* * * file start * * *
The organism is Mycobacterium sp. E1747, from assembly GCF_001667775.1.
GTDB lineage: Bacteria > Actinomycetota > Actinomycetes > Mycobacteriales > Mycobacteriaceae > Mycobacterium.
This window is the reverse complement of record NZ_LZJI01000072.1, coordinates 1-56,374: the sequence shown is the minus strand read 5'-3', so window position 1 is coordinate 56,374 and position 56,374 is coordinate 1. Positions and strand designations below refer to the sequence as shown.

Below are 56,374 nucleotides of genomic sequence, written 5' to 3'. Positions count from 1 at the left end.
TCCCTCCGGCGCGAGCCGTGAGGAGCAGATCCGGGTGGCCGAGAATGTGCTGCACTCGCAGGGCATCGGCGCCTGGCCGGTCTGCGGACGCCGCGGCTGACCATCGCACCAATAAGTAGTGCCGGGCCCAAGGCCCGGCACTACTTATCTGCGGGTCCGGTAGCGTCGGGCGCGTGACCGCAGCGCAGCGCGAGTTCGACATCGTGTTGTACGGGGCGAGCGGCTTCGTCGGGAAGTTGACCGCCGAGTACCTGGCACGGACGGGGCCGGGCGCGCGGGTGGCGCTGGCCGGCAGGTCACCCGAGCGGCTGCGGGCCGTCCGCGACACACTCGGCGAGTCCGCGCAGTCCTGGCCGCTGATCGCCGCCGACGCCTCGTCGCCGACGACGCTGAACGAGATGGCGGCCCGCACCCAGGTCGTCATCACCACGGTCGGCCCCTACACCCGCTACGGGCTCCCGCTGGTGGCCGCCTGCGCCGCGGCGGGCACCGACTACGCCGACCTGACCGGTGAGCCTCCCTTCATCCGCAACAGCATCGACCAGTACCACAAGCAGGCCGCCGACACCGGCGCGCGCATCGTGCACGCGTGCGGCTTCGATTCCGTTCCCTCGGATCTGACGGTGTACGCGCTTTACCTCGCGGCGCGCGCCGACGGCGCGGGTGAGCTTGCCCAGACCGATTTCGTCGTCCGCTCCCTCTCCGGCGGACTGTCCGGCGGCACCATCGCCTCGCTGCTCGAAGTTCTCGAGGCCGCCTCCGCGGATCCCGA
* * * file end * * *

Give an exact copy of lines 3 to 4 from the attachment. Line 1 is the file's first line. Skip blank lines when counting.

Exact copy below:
This window is the reverse complement of record NZ_LZJI01000072.1, coordinates 1-56,374: the sequence shown is the minus strand read 5'-3', so window position 1 is coordinate 56,374 and position 56,374 is coordinate 1. Positions and strand designations below refer to the sequence as shown.

Below are 56,374 nucleotides of genomic sequence, written 5' to 3'. Positions count from 1 at the left end.